char return value

This is a discussion on char return value within the C Programming forums, part of the General Programming Boards category; hi, i am trying to create a function which processes an answer to a string, the return value of the ...

  1. #1
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    char return value

    hi,

    i am trying to create a function which processes an answer to a string, the return value of the function response should be a char array containing the answer.

    here is my code so far:

    in main:

    Code:
    	char message = "HALLO";
    	char *getanswer = response(message);
    Code:
    char *response(char message[])
    {
    	char *returnanswer = "HUHU";
    	return returnanswer;
    }
    i have already read some tutorials but i think i got it wrong :-(.

    looking forwart to your answers!



    thx

  2. #2
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    message needs to be a char array, right?
    char message[ ] = "HALLO";

  3. #3
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    Quote Originally Posted by calmar View Post
    hi,
    i am trying to create a function which processes an answer to a string, the return value of the function response should be a char array containing the answer.
    here is my code so far:
    in main:
    Code:
    	
    char message = "HALLO";
    char *getanswer = response(message);
    Code:
    char *response(char message[])
    {
       char *returnanswer = "HUHU";
       return returnanswer;
    }
    i have already read some tutorials but i think i got it wrong :-(.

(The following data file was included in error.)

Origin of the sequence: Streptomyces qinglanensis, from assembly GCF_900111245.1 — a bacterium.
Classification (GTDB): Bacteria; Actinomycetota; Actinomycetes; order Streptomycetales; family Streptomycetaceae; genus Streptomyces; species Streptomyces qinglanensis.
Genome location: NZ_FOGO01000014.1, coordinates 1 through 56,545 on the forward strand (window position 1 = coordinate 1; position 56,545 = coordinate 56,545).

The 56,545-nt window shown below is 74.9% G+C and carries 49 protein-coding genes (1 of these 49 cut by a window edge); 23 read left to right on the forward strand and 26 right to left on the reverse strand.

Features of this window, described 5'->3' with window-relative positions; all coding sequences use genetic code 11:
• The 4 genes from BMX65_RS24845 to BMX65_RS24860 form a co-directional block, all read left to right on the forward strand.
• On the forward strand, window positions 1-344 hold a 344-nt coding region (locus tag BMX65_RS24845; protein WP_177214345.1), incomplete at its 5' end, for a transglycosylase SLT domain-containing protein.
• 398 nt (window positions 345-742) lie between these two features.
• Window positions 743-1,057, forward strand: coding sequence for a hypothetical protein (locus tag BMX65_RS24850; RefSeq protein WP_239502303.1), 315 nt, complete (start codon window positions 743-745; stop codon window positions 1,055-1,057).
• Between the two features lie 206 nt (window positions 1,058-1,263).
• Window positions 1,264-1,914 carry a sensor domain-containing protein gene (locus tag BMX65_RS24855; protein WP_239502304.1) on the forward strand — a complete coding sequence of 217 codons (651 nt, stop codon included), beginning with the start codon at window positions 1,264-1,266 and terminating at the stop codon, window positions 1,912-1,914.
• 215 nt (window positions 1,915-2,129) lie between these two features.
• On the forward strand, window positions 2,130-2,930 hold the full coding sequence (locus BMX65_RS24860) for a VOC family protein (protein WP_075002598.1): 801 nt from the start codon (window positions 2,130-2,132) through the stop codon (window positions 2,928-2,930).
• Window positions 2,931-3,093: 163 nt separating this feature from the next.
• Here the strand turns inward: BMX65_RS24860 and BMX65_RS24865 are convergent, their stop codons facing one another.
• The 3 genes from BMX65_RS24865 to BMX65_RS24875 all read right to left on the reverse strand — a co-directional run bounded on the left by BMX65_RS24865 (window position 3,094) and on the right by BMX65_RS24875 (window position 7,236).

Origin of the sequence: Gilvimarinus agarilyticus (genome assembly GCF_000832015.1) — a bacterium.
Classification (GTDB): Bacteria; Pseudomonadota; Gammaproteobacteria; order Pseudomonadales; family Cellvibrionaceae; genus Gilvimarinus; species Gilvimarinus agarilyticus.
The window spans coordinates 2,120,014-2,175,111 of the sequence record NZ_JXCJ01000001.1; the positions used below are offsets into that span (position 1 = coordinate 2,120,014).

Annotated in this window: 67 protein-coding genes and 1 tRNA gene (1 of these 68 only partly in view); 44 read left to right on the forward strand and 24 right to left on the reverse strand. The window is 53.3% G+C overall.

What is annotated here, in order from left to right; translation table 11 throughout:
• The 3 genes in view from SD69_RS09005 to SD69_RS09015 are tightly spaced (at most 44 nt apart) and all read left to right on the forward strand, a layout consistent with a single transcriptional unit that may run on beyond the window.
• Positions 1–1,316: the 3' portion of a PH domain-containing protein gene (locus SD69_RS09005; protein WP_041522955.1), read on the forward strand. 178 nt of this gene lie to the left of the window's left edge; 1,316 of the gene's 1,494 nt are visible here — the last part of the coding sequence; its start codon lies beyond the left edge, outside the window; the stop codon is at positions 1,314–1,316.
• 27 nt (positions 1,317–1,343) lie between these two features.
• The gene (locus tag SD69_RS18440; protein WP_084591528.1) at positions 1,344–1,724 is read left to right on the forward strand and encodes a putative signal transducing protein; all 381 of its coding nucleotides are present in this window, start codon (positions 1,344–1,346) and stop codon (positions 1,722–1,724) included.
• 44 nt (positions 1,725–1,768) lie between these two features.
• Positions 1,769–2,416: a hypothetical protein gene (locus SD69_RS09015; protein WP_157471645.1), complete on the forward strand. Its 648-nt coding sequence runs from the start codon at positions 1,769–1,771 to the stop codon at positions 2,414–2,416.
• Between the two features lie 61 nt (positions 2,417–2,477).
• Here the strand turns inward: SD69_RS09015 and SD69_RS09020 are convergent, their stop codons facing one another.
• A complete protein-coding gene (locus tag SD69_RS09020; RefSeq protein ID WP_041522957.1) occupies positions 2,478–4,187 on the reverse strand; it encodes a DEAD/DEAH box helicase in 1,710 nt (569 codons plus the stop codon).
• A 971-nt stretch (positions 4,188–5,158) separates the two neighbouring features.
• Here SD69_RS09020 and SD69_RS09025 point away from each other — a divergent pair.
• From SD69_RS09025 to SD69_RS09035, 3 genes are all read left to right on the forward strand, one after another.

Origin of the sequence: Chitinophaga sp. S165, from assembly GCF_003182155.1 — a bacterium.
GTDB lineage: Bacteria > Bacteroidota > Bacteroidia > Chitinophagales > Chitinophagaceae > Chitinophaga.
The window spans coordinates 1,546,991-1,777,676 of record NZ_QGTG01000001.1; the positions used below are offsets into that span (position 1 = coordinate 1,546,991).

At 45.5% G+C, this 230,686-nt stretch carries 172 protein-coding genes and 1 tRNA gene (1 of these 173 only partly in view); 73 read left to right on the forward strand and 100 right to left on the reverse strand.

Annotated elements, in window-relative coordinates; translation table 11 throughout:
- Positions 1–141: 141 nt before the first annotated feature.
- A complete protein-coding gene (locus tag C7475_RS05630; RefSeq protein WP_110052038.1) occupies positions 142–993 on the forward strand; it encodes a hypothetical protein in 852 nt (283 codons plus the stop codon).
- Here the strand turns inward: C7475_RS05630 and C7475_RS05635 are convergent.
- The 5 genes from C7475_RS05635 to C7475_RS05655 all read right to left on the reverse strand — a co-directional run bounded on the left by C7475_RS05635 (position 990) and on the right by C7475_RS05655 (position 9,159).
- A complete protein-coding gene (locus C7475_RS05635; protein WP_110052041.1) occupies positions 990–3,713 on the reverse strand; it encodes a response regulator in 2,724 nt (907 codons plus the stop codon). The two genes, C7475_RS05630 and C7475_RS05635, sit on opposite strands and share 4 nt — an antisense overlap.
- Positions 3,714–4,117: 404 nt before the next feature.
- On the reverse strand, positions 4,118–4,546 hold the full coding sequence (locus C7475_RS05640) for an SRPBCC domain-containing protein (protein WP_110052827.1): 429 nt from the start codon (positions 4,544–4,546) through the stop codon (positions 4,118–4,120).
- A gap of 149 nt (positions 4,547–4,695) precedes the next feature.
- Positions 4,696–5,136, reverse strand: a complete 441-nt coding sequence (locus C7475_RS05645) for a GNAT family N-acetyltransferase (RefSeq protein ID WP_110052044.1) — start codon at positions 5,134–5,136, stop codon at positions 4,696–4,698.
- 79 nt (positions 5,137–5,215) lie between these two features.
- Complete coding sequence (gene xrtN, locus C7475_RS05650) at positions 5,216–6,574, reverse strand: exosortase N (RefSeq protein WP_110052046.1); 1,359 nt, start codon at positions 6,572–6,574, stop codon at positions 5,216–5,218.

looking forwart to your answers!

    thx
    Ok, at the risk of being the bearer of bad news... C is a language without a "string" data type and without automated memory management. When we want to work with text we have to create buffers --character arrays-- to hold the text. It becomes a string only because the last (hidden) character is a 0. These buffers are then manipulated by function calls in the string library provided as part of standard C...

    1) your first string char message... is not a string buffer. It has space only for a single character. If you want it to hold more than that you must make it an array...
    Code:
    char message[20] = {"Hallo"};
    As already suggested you can make it "autosize" by using char message[] = "Hallo".

    However, you need to know that passing char* pointers around and assigning them across the equals sign works only with string literals. This because the string (eg. "HuHu" in your code) is stored as part of the program image that is loaded into memory.

    Any time you are working with user entered data --as in "Please enter your name"-- you will need to adopt an entirely different strategy to deal with strings using functions from the standard C library. You will have to create buffer arrays and you will (most often) need to clean them up when you're done with them.

  4. #4
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    Quote Originally Posted by calmar View Post
    hi,